Growth of new orders accelerates in February

Activity in the Irish construction sector rose again during February as new order growth picked up pace. Companies also upped their rate of job creation and maintained a strongly optimistic outlook for the year ahead.

Meanwhile, cost inflationary pressures were only modest, having eased for the fourth successive month.

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The Ulster Bank Construction Purchasing Managers’ Index® (PMI®) – a seasonally adjusted index designed to track changes in total construction activity – registered at 56.2 in February, broadly unchanged from the reading of 56.4 in January, and thereby signalling a further sharp rise in activity in the construction sector. Activity has now increased in each of the past six months.

Commenting on the survey, Simon Barry, Chief Economist Republic of Ireland at Ulster Bank, noted that:

“The February results of the Ulster Bank Construction PMI point to further rises in Irish construction activity mid-way through the first quarter of 2014. The headline PMI index was essentially unchanged in February and remains well above the expansion threshold of 50, consistent with ongoing solid gains in activity. Indeed, the Construction PMI has been above 50 for six months in a row now – an important sign that recovery in the sector is becoming increasingly well-established. The pick-up in activity is translating into a welcome rise in staffing levels, with the employment index also registering a sixth consecutive monthly expansion in February.

“Looking ahead, near-term prospects for the sector are supported by further growth in new orders as firms reported that better market conditions are generating stronger pipelines of new business. Beyond the near-term, firms remain strongly optimistic about the sector’s 12-month ahead outlook as sentiment last month remained close to the record high seen in December, buoyed by more positive signs in the wider economy.”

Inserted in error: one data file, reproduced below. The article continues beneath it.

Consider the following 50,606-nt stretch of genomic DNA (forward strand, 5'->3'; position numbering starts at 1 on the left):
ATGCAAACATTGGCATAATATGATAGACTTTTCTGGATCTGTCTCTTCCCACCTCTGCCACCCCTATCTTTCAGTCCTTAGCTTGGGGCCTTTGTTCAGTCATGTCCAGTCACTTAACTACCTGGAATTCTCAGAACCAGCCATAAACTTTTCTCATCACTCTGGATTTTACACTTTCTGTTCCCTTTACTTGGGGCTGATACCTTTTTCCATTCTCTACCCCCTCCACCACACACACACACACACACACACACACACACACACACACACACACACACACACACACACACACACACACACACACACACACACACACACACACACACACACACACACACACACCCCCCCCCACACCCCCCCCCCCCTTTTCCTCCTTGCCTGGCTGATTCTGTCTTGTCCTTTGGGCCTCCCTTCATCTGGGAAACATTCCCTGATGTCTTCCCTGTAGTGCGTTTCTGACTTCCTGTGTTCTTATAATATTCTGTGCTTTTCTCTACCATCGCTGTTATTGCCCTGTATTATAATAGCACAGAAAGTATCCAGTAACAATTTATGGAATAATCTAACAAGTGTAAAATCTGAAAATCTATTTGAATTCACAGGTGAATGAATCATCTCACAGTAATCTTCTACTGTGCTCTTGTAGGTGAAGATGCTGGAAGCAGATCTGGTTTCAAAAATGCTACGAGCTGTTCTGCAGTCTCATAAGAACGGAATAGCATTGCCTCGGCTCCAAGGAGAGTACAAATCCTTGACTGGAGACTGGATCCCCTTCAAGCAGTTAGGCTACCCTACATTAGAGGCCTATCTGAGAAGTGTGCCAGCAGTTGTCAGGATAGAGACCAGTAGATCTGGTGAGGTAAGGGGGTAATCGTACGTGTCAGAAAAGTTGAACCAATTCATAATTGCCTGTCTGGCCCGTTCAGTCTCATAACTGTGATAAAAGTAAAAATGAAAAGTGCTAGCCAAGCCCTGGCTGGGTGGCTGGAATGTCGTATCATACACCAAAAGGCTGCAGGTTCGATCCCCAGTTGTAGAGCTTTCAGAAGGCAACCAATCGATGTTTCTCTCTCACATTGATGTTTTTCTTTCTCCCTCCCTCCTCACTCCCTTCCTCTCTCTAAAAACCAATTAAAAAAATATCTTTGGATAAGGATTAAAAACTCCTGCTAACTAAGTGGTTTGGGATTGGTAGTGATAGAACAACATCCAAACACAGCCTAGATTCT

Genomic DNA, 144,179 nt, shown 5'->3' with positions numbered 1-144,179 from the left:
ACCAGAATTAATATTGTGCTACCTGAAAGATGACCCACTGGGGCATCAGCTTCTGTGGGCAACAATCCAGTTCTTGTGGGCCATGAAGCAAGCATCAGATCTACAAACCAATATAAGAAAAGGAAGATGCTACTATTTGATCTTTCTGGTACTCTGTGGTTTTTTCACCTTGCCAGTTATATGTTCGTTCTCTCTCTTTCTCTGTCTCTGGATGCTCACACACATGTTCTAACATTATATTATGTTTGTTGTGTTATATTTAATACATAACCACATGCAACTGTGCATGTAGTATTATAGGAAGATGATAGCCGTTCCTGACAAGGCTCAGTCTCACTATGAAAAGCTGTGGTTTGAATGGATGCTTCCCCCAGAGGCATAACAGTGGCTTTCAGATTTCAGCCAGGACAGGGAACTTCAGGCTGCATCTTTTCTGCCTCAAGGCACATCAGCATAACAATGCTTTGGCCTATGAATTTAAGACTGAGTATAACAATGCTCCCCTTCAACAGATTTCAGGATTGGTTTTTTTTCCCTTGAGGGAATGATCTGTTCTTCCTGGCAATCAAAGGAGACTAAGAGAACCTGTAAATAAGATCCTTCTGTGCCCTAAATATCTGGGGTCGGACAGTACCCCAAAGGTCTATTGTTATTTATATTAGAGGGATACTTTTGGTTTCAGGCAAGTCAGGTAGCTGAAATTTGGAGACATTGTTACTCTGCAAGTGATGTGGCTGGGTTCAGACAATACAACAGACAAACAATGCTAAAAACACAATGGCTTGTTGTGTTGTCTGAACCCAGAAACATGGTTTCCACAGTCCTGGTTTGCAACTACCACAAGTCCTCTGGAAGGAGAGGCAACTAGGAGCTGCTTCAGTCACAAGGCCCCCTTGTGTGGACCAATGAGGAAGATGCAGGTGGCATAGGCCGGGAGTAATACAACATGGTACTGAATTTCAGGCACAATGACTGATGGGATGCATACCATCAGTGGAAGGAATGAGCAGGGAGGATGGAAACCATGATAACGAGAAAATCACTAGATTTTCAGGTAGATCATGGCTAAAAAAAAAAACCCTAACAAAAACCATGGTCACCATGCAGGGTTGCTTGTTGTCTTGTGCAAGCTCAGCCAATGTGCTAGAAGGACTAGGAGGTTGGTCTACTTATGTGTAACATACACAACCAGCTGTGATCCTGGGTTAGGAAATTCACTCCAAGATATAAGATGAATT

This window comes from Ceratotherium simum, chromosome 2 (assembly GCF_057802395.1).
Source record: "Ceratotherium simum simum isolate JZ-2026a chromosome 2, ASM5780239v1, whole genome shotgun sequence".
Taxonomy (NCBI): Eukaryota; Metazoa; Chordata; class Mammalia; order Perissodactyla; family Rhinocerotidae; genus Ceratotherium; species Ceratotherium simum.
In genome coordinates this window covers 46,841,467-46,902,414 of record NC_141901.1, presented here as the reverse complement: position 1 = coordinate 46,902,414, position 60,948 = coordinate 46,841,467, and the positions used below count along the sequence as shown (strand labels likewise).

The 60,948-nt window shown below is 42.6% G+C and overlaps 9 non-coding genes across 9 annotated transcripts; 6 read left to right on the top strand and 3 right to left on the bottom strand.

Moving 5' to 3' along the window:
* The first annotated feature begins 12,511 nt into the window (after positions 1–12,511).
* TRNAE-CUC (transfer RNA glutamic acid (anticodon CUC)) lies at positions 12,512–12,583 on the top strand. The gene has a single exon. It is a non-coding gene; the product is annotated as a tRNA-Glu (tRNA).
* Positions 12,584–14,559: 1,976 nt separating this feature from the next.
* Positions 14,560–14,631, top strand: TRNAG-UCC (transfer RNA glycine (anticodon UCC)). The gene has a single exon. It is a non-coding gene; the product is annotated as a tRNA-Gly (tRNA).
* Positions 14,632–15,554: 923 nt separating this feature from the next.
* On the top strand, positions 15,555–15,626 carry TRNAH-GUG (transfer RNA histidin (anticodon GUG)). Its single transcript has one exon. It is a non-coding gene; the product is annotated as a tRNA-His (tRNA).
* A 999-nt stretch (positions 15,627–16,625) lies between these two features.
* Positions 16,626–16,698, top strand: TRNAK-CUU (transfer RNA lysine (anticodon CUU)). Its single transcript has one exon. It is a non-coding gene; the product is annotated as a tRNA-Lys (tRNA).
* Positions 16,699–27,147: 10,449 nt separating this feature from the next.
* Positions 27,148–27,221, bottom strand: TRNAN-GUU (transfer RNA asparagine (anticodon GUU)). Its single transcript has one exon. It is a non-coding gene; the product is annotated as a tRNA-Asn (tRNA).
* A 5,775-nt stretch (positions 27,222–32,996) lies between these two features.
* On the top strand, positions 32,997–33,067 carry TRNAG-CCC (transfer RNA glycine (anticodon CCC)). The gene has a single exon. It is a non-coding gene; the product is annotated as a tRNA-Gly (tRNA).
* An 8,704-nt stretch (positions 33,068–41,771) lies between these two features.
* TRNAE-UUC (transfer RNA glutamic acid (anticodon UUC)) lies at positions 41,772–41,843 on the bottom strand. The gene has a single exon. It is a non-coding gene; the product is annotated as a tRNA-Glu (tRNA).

Housing sector leads overall expansion

On a sectoral basis, the sharpest expansion in activity was again recorded on residential projects. Although the rate of growth in housing activity slowed, it remained substantial. A further marked increase in commercial activity was registered, while civil engineering activity continued to fall at a sharp pace during the month.

New business growth accelerates

New orders increased for the eighth consecutive month in February, and the rate of growth quickened from that seen in January. Panellists reported that strengthening market conditions had resulted in greater opportunities to gain new business.

Faster rise in staffing levels

The rise in workloads, allied with anticipated growth of new orders in future months, was behind another increase in employment at construction firms. The rate of job creation was solid, having quickened for the second month running. Staffing levels have increased in each month since last September.

Companies remained optimistic regarding the 12-month outlook for activity, with sentiment only slightly below the survey record seen in December. Supporting optimism were signs of improving client confidence amid stronger economic conditions, according to respondents.

Purchasing activity declines

Purchasing activity decreased in February, ending a five-month sequence of growth. Some panellists indicated that a fall in on-site activity, partly due to poor weather conditions, had contributed to the drop in input buying.

Companies continued to report lengthening supplier delivery times, mainly linked to stock shortages at vendors. That said, the deterioration was the weakest in three months. Although input prices increased further in February, the rate of inflation eased for the fourth month in a row and was only modest.